The right hand image (above) displays the lava flow field of Culann Patera. These flows spill out on all sides of a central caldera. The variegated colors of the flows are most likely related to the interaction of the hot lava with SO2-rich debris on the ground surface as well as SO2-rich ash fall.


The region confined to the yellow box the image above is blown up in the image shown below. The summit caldera of Culann Patera appears to be the source of a lava tube that feeds the large, dark green flow to the west. The axis of the western part of the flow is marked by what appears to skylights lying above the tube's continuation. These features are typical of basalt lavas found on Earth.

What is the Composition of the Lavas on Io?

Lava composition is partly a function of its melting temperature. Data from Galileo's NIMS instrument indicated that the average temperature of active lavas on Io is about 1600 degrees Celsius. Since sulfur boils vigorously on Io's surface at about 500 degrees Celsius, the lavas on Io also are thought to be made up of silicates, which are the most common group of rock-forming minerals, made of silicon (Si), oxygen (O), iron (Fe), magnesium (Mg), potassium (K), sodium (Na), and calcium (Ca). Therefore, it is accepted that the lavas on Io are certainly of a silicate composition, but more data is needed in the future, for us to know more about this intriguing, volcanic moon.

Source: Vic Camp. "How Volcanoes Work."

Glossary of Terms

Pyroclastic Materials: The rapid eruption of expanding gases results in the obliteration and fragmentation of magma and rock. The greater the explosivity, the greater the amount of fragmentation. Individual eruptive fragments are called pyroclasts ("fire fragments"). Tephra (Greek, for ash) is a generic term for any airborne pyroclastic accumulation. Whereas tephra is unconsolidated, a pyroclastic rock is produced from the consolidation of pyroclastic accumulations into a coherent rock type.

CLASSIFICATION OF PYROCLASTS - Tephra is classified on the basis of pyroclast size:

ASH -- Very fine-grained fragments (< 2 mm), generally dominated by broken glass shards, but with variable amounts of broken crystal and lithic (rock) fragments. Courtesy of USGS.

LAPILLI -- Pea- to walnut-size pyroclasts (2 to 64 mm). They often look like cinders. In water-rich eruptions, the accretion of wet ash may form rounded spheres known as accretionary lapilli (left). Courtesy of USGS.

BLOCKS AND BOMBS -- Fragments >64 mm. Bombs are ejected as incandescent lava fragments which were semi-molten when airborne, thus inheriting streamlined, aerodynamic shapes. Blocks (not shown) are ejected as solid fragments with angular shapes. Courtesy of J.P. Lockwood, USGS.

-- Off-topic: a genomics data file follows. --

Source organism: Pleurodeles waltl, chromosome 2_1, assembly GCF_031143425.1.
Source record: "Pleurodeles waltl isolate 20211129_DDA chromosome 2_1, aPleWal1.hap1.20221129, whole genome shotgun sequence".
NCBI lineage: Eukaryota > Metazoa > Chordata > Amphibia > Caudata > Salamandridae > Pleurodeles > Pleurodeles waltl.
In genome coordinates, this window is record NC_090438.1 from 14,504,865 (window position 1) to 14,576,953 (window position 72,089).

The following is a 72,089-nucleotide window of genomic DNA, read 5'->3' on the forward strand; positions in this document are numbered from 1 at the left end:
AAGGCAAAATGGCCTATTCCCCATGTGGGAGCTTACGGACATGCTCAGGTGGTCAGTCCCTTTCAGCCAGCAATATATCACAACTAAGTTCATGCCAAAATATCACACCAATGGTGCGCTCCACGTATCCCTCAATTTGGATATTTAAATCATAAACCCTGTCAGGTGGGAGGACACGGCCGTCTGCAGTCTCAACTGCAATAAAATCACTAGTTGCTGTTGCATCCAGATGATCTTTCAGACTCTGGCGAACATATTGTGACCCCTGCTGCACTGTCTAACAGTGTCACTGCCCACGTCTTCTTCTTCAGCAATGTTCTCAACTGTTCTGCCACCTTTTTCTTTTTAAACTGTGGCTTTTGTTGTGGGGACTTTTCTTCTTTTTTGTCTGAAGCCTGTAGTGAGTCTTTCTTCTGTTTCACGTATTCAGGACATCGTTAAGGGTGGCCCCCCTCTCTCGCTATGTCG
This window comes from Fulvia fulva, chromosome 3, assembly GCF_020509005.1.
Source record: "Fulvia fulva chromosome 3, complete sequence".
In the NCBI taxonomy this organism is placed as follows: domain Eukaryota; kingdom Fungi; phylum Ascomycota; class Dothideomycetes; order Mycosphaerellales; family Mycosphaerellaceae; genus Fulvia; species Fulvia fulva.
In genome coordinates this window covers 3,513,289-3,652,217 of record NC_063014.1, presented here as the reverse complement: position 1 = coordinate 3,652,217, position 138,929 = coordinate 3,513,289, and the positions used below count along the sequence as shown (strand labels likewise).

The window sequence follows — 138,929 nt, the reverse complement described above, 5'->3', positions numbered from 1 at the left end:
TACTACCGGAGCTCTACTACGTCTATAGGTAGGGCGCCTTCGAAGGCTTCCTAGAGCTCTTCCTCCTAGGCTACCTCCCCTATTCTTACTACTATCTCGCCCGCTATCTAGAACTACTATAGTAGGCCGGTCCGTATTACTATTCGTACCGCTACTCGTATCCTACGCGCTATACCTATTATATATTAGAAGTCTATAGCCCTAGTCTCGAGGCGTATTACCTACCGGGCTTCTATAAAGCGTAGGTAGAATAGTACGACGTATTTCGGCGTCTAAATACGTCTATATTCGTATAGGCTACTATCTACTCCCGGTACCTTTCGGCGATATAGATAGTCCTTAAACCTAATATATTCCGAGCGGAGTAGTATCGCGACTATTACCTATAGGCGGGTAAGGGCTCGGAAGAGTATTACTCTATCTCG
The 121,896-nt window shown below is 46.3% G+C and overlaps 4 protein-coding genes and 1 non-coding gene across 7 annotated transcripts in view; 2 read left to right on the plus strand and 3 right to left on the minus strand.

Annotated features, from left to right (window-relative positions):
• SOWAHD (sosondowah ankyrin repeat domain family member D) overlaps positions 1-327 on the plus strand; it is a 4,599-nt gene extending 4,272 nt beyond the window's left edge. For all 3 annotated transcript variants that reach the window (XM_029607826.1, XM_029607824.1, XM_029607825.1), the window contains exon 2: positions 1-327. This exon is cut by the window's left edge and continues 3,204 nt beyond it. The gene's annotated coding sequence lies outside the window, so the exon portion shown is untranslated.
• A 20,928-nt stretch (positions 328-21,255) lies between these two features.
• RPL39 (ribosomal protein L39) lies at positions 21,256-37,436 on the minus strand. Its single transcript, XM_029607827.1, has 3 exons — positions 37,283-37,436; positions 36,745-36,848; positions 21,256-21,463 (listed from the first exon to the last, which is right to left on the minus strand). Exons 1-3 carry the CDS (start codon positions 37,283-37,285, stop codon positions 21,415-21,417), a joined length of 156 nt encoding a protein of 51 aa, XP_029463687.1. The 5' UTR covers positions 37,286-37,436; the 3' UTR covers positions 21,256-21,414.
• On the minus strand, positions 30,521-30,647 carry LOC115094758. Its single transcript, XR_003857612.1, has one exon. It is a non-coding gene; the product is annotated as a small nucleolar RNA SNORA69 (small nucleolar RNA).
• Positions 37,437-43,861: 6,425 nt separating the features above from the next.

Within this size classification, specific types of tephra can be further defined by physical attributes. For example, lapilli-size fragments of basaltic lava may cool quickly while airborne, to form glassy teardrop-shaped lapilli called Pele's tears. During strong winds, these molten fragments can be drawn out into fine filaments called Pele's hair. Nonexplosive Hawaiian-type eruptions often produce lapilli- to bomb-size fragments, called spatter which remain airborne for only a short amount of time so that are still liquid when they hit the ground surface. Some lapilli- to bomb-size pyroclasts maintain a frothy appearance due to escaping volcanic gases and the rapid accumulation of bubbles (vesicles). These highly vesicular rock types include mafic and felsic varieties. Vigorous gas escape in felsic lavas produces pumice, whereas similar gas escape in mafic lavas produces reticulite. The high vesicularity of pumice lowers the density of this rock type so that it can literally float on water. Reticulite has a still lower density, with vesicles occupying up to 98% of the total volume. Unlike pumice, however, most of the bubble walls in reticulite are broken so that it sinks in the presence of water. Reticulite, however, is not as common as scoria, a denser mafic rock containing a smaller abundance of relatively large vesicles. Click the links below to view images of these pyroclast types.

Silicates: All rocks are composed of minerals, and minerals are composed of one or more chemical elements. The primary elements that make up rock-forming minerals are silicon (Si), oxygen (O), iron (Fe), magnesium (Mg), potassium (K), sodium (Na), and calcium (Ca). Various combinations of these elements form the most common mineral group, the silicates. The most important silicate minerals are quartz, feldspar, mica, amphibole, pyroxene, and olivine.

All silicate minerals contain oxygen and silicon atoms, and these atoms organize into a structure called the silicon-oxygen tetrahedron. This unit is made up of one silicon atom surrounded by four oxygen atoms. The silicon-oxygen tetrahedron is the fundamental building-block of silicate minerals, and all silicates contain this structure.

Ninety-two percent of the Earth's crust is composed of rocks that are made up of silicate minerals. Most of these rocks formed when molten material from the Earth's interior solidified. Rocks that form in this manner are catagorized as igneous rocks. There are many types of igneous rocks, although basalt and granite are the most familiar.

Molten rock, or magma, contains the chemical elements that form silicate minerals. Once these elements begin to form chemical bonds within the magma, crystals start to develop. Some minerals, such as pyroxene and plagioclase feldspar (which form basalt), crystallize at relatively high temperatures. Seventy percent of the Earth's surface is basalt, with most of it found on the ocean floors. Other silicate minerals, such as potassium feldspar and quartz, crystallize at lower temperatures. These minerals are the primary constituents of granitic rocks. Granite is the rock that makes up the majority of the continental crust. Granite is pictured (top) with its primary constituent silicate minerals--(left to right) plagioclase feldspar, mica, potassium feldspar, hornblend (amphibole), and quartz.

Last Updated: 22 February 2011

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Last Updated: 22 Feb 2011